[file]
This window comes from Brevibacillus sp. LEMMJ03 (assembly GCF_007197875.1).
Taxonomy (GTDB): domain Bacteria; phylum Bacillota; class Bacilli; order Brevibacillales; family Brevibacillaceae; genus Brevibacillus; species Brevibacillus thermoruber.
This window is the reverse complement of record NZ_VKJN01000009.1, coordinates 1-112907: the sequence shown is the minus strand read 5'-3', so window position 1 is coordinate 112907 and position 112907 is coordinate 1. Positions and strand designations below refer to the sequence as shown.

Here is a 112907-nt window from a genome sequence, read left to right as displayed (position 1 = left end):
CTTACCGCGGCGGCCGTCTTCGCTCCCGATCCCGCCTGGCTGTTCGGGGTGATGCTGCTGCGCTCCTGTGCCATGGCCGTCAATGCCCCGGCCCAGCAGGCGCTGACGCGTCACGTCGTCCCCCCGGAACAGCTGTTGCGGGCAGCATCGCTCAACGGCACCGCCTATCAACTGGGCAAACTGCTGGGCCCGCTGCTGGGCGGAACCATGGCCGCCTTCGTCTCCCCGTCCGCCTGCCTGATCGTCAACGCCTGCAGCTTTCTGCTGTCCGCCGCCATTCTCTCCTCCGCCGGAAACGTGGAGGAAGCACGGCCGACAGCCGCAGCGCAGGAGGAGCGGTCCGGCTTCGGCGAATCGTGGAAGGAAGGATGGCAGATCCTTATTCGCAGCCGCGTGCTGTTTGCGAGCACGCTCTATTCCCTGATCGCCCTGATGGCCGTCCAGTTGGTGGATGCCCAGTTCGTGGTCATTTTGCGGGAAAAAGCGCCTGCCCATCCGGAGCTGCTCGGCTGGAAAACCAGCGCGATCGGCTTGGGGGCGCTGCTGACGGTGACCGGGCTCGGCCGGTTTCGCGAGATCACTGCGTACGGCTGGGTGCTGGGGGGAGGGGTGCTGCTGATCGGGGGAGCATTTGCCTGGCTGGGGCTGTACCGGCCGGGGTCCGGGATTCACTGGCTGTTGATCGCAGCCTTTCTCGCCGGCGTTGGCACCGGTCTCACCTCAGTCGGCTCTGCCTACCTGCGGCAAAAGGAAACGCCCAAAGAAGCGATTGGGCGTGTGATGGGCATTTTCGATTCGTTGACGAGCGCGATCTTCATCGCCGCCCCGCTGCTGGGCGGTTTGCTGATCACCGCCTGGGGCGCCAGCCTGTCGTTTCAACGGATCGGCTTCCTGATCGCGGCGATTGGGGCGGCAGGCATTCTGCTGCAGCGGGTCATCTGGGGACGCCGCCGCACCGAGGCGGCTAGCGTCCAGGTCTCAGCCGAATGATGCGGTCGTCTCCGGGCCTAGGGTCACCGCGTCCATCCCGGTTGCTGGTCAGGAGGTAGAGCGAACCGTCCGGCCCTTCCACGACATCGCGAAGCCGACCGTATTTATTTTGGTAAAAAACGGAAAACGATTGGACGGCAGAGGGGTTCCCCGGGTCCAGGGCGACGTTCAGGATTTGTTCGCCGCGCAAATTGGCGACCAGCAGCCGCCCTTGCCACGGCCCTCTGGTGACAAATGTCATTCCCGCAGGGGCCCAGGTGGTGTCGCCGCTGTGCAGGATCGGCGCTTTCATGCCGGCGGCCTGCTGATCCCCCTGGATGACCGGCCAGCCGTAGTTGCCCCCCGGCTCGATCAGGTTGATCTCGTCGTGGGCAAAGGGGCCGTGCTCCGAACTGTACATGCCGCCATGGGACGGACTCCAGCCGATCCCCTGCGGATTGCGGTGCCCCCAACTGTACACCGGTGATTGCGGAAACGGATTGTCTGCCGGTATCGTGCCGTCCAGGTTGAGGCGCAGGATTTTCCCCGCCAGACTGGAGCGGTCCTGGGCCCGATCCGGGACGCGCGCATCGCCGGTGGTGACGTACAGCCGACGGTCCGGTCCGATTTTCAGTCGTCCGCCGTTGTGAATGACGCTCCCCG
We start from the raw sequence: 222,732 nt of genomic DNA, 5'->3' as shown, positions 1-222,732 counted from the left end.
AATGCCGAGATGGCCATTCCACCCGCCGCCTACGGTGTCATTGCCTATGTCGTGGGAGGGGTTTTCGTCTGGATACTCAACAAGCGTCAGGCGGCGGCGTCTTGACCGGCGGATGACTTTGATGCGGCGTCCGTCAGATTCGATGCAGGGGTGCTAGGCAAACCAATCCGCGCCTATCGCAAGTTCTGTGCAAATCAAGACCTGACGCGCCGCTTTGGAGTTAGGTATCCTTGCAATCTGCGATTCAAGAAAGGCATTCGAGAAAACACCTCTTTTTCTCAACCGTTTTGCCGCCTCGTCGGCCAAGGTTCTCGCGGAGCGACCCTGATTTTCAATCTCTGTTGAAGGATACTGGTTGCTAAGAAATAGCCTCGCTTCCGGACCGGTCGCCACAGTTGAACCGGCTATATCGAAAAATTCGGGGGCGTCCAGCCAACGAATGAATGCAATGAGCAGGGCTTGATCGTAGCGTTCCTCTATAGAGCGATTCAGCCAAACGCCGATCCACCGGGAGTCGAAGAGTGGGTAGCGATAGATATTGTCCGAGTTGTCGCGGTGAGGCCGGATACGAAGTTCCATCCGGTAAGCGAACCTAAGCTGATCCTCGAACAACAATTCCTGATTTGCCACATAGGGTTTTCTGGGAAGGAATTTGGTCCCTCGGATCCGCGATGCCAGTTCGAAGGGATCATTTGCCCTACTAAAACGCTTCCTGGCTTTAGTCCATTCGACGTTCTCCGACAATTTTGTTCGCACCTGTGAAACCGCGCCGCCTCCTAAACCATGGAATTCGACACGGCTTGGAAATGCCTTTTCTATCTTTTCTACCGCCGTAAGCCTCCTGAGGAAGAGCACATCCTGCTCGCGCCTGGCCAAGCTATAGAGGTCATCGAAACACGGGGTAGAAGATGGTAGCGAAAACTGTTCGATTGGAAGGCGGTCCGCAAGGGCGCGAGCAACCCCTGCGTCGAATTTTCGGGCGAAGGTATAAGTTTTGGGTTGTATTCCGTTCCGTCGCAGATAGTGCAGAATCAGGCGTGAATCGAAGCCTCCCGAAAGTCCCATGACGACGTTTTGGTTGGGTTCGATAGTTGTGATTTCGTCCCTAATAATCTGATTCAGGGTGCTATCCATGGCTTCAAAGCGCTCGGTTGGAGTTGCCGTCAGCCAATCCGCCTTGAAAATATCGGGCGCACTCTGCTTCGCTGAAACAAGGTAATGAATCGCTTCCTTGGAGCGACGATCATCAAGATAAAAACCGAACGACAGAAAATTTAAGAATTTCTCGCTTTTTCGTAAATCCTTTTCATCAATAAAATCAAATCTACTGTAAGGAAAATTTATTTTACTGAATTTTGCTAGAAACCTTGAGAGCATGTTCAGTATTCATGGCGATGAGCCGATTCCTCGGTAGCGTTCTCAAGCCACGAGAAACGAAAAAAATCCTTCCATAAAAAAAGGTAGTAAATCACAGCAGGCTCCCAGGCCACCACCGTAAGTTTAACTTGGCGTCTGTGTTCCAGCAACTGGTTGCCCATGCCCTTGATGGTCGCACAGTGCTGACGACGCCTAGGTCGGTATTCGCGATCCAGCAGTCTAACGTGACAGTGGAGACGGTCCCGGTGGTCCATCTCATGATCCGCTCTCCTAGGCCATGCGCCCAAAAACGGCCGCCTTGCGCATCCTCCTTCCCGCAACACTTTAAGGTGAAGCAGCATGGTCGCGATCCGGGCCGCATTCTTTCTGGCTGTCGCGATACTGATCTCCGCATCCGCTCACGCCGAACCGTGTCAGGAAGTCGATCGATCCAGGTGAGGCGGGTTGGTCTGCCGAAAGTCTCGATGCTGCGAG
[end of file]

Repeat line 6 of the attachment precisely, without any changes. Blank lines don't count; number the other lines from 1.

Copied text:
We start from the raw sequence: 222,732 nt of genomic DNA, 5'->3' as shown, positions 1-222,732 counted from the left end.